A closed fracture reduction is resetting a
without cutting into the skin.
Broken Bones in the Arm
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A closed reduction is done to realign pieces of a broken bone. It is done to: Allow the bond to heal properly and more quicklyDecrease pain and prevent later deformityRegain use of the bone and limb
Complications are rare, but no procedure is completely free of risk. If you are planning to have a fracture reduction, your doctor will review a list of possible complications, which may include: Nerve damageFat particles or blood clots dislodging and traveling to the lungsNeed for surgery if the bone does not heal properlyReaction to anesthesia
The closed reduction may not be successful. Surgery may be needed to properly align the bones.
Before your procedure, talk to your doctor about ways to manage factors that may increase your risk of complications such as:
SmokingDrinkingChronic disease such as diabetes or obesityThe use of certain medications
Your doctor may do the following: Physical examX-ray—to look for the broken bone
Provide a splint for the broken bone to decrease the risk of additional injury until the fracture can be reduced
Leading up to the procedure: You may be given antibiotics if you have an open fracture.Arrange for a ride to and from the procedure. Arrange for help at home.Eat a light meal the night before. Do not eat or drink anything after midnight.
Your doctor will usually give you
local anesthesia to numb the area. You may also be given a sedative.
In some cases,
will be used. You will be asleep during the procedure if this is the case.
The bone fragments will be moved into their normal position. Traction will be applied and a cast or splint will be used to hold the bones in place. No incisions are needed.
Another x-ray will be ordered to make sure the bone is in the correct position.
This depends on the type and location of the fracture.
You will have some pain after the procedure. Ask your doctor about medication to help with the pain.
You will usually be able to go home after the procedure.
During your stay, the hospital staff will take steps to reduce your chance of infection such as: Washing their handsWearing gloves or masks
There are also steps you can take to reduce your chances of infection such as: Washing your hands often and reminding visitors and healthcare providers to do the sameReminding your healthcare providers to wear gloves or masks
Small bones usually heal in 3-6 weeks. Long bones will take more time. Your doctor may have you work with a physical therapist. A physical therapist can help you to regain normal function.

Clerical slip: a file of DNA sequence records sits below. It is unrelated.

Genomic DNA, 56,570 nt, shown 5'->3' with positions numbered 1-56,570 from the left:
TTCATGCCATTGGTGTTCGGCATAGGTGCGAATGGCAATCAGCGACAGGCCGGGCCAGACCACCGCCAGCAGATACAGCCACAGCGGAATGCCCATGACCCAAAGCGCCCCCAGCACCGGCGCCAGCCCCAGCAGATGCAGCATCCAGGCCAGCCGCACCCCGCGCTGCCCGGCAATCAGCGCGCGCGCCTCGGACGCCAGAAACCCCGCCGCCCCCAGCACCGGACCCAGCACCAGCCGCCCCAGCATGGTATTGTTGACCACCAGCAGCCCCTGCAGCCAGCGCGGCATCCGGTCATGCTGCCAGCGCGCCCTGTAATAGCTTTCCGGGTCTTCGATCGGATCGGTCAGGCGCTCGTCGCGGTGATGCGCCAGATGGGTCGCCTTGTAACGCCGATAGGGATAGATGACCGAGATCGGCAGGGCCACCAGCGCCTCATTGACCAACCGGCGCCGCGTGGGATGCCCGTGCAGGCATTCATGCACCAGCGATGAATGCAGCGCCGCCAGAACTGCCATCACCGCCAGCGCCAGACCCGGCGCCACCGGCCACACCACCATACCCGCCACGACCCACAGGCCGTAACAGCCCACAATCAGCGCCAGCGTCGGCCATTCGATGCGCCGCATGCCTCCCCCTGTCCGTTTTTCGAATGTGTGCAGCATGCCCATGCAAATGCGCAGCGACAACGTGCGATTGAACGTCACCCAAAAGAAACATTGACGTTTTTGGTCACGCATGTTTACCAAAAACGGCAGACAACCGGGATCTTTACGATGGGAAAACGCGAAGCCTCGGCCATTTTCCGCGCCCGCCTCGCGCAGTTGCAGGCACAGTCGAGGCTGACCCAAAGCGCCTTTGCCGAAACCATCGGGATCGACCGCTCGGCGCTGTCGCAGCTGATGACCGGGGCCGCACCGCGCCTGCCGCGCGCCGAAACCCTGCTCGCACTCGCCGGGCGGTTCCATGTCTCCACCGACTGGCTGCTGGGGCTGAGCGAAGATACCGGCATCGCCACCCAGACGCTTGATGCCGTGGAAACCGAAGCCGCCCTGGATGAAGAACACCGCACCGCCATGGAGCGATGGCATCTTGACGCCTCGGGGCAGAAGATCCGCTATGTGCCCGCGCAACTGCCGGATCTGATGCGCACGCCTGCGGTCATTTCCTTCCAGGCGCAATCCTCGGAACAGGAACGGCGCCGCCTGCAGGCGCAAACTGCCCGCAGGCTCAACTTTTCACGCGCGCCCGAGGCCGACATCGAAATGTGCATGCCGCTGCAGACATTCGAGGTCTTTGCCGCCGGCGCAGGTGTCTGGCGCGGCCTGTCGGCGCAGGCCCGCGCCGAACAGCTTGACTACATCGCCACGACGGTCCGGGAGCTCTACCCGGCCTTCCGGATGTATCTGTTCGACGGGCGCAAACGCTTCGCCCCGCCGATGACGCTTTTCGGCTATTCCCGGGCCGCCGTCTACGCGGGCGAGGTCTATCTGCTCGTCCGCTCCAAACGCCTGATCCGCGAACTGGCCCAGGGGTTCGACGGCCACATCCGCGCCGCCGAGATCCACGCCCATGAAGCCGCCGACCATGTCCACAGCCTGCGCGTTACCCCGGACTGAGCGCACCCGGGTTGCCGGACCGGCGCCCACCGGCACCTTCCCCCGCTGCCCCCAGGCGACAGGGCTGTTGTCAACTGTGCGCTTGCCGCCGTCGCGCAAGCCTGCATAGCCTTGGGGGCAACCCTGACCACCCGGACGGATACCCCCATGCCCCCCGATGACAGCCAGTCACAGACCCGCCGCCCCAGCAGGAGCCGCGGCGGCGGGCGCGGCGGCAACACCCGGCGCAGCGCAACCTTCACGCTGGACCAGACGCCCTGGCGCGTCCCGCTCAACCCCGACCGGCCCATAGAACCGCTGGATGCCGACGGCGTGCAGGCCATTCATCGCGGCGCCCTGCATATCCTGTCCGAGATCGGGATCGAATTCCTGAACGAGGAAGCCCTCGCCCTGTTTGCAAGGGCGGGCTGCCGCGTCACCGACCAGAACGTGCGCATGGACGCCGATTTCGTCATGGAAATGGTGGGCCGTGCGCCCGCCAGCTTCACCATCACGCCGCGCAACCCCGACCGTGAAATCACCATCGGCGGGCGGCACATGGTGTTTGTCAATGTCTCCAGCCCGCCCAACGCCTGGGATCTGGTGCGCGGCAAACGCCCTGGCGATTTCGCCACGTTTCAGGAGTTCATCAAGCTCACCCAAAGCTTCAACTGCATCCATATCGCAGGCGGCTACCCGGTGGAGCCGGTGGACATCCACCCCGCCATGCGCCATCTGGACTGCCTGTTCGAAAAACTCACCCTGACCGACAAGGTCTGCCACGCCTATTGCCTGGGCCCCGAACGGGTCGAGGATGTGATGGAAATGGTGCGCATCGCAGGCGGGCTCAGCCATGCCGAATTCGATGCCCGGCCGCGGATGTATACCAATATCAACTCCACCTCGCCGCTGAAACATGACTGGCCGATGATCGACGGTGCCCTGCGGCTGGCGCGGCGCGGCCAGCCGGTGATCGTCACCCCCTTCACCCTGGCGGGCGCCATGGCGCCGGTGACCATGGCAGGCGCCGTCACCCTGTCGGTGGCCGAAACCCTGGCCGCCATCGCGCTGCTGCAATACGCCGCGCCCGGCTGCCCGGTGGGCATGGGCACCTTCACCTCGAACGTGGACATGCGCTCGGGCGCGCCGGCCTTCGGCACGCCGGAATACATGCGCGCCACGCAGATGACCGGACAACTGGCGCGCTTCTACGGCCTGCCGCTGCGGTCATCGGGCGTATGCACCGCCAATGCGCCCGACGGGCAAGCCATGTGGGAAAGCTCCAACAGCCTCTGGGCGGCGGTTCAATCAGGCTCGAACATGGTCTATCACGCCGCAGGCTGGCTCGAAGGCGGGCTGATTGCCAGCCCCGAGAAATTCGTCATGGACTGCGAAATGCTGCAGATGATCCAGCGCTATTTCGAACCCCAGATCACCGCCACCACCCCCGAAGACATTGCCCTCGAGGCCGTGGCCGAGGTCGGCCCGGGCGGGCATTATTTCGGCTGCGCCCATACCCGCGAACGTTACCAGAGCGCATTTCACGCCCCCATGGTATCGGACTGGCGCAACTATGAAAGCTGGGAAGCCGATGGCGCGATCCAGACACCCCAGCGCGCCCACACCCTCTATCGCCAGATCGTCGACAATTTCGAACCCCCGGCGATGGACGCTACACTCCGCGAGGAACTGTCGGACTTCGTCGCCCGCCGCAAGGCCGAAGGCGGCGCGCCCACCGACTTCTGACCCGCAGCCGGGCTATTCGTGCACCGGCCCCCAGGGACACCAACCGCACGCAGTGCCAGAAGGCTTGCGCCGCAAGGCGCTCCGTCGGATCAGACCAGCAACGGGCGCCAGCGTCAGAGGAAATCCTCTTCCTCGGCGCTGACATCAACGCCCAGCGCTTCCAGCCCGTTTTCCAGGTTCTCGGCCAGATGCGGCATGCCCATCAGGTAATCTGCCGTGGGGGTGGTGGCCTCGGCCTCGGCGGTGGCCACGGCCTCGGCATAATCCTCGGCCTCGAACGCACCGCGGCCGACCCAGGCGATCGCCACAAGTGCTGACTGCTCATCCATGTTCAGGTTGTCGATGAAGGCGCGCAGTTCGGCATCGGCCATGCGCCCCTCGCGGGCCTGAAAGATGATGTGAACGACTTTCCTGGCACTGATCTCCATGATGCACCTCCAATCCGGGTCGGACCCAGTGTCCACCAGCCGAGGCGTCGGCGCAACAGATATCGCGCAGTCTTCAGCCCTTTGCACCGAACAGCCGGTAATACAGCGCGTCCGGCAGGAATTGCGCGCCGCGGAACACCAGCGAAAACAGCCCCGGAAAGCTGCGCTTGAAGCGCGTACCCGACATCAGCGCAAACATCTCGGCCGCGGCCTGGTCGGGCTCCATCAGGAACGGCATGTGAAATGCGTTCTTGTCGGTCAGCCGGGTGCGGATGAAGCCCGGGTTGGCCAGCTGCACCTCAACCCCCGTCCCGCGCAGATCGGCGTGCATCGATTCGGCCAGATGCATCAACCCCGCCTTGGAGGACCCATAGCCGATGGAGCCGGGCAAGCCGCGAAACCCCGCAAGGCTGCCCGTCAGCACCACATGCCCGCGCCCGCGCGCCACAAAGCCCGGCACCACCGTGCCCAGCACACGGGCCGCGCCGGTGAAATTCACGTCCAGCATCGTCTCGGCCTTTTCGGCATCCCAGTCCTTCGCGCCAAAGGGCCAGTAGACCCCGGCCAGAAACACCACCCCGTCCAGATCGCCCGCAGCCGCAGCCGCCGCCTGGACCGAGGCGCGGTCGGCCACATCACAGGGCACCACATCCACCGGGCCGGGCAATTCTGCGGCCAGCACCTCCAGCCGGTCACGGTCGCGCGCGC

After you leave the hospital, contact your doctor if any of the following occurs: Severe or unusual pain that is not relieved by pain medicationSigns of infection, including fever and chillsCough, shortness of breath, or chest painNumbness and/or tingling in the injured extremityLoss of movement in the fingers or toes of the injured arm or legThe cast feels too tightBurning or stinging sensations under the castRedness of the skin around the castPersistent itching under the castCracks or soft spots develop in the castChalky white, blue, or black discoloration of fingers, toes, arm, or leg
In case of an emergency, call for emergency medical services right away.
Broken bones. Kids Health—Nemours Foundation website. Available at:
http://kidshealth.org/parent/general/aches/b_bone.html. Updated October 2012. Accessed September 25, 2014.
Setting broken bones. Cedars-Sinai website. Available at:
http://www.cedars-sinai.edu/Patients/Programs-and-Services/Orthopaedic-Center/Treatment/Setting-Broken-Bones.aspx. Accessed September 25, 2014.
10/30/2009 DynaMed's Systematic Literature Surveillance
http://www.ebscohost.com/dynamed: Gosselin RA, Roberts I, Gillespie WJ. Antibiotics for preventing infection in open limb fractures.
Cochrane Database Syst Rev.
Last reviewed August 2014 by Michael Woods, MD
Please be aware that this information is provided to supplement the care provided by your physician. It is neither intended nor implied to be a substitute for professional medical advice. CALL YOUR HEALTHCARE PROVIDER IMMEDIATELY IF YOU THINK YOU MAY HAVE A MEDICAL EMERGENCY. Always seek the advice of your physician or other qualified health provider prior to starting any new treatment or with any questions you may have regarding a medical condition.
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